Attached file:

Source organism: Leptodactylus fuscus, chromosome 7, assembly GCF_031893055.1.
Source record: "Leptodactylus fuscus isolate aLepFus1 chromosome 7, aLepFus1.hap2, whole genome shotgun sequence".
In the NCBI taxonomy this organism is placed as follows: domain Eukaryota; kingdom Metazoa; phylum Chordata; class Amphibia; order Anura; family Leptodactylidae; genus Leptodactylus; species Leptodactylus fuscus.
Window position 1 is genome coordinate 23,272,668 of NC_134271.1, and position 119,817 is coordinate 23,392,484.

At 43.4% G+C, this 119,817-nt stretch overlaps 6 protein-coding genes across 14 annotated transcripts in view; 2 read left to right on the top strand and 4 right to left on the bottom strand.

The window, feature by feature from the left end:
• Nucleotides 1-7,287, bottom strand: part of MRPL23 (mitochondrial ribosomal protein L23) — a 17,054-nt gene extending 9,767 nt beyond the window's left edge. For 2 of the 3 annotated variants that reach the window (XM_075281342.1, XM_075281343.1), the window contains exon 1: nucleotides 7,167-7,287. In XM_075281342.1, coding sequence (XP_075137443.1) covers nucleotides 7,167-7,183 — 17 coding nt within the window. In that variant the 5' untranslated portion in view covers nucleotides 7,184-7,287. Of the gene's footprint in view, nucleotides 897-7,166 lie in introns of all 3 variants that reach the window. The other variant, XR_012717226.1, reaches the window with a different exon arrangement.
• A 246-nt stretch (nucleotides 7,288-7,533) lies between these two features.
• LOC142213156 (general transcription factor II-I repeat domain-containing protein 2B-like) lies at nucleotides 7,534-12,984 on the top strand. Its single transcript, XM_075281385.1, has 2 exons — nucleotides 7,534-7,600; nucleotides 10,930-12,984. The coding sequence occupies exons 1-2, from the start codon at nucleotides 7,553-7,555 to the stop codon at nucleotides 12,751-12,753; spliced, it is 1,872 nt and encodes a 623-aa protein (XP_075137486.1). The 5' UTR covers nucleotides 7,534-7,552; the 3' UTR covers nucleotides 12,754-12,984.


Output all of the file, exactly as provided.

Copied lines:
Source organism: Leptodactylus fuscus, chromosome 7, assembly GCF_031893055.1.
Source record: "Leptodactylus fuscus isolate aLepFus1 chromosome 7, aLepFus1.hap2, whole genome shotgun sequence".
In the NCBI taxonomy this organism is placed as follows: domain Eukaryota; kingdom Metazoa; phylum Chordata; class Amphibia; order Anura; family Leptodactylidae; genus Leptodactylus; species Leptodactylus fuscus.
Window position 1 is genome coordinate 23,272,668 of NC_134271.1, and position 119,817 is coordinate 23,392,484.

At 43.4% G+C, this 119,817-nt stretch overlaps 6 protein-coding genes across 14 annotated transcripts in view; 2 read left to right on the top strand and 4 right to left on the bottom strand.

The window, feature by feature from the left end:
• Nucleotides 1-7,287, bottom strand: part of MRPL23 (mitochondrial ribosomal protein L23) — a 17,054-nt gene extending 9,767 nt beyond the window's left edge. For 2 of the 3 annotated variants that reach the window (XM_075281342.1, XM_075281343.1), the window contains exon 1: nucleotides 7,167-7,287. In XM_075281342.1, coding sequence (XP_075137443.1) covers nucleotides 7,167-7,183 — 17 coding nt within the window. In that variant the 5' untranslated portion in view covers nucleotides 7,184-7,287. Of the gene's footprint in view, nucleotides 897-7,166 lie in introns of all 3 variants that reach the window. The other variant, XR_012717226.1, reaches the window with a different exon arrangement.
• A 246-nt stretch (nucleotides 7,288-7,533) lies between these two features.
• LOC142213156 (general transcription factor II-I repeat domain-containing protein 2B-like) lies at nucleotides 7,534-12,984 on the top strand. Its single transcript, XM_075281385.1, has 2 exons — nucleotides 7,534-7,600; nucleotides 10,930-12,984. The coding sequence occupies exons 1-2, from the start codon at nucleotides 7,553-7,555 to the stop codon at nucleotides 12,751-12,753; spliced, it is 1,872 nt and encodes a 623-aa protein (XP_075137486.1). The 5' UTR covers nucleotides 7,534-7,552; the 3' UTR covers nucleotides 12,754-12,984.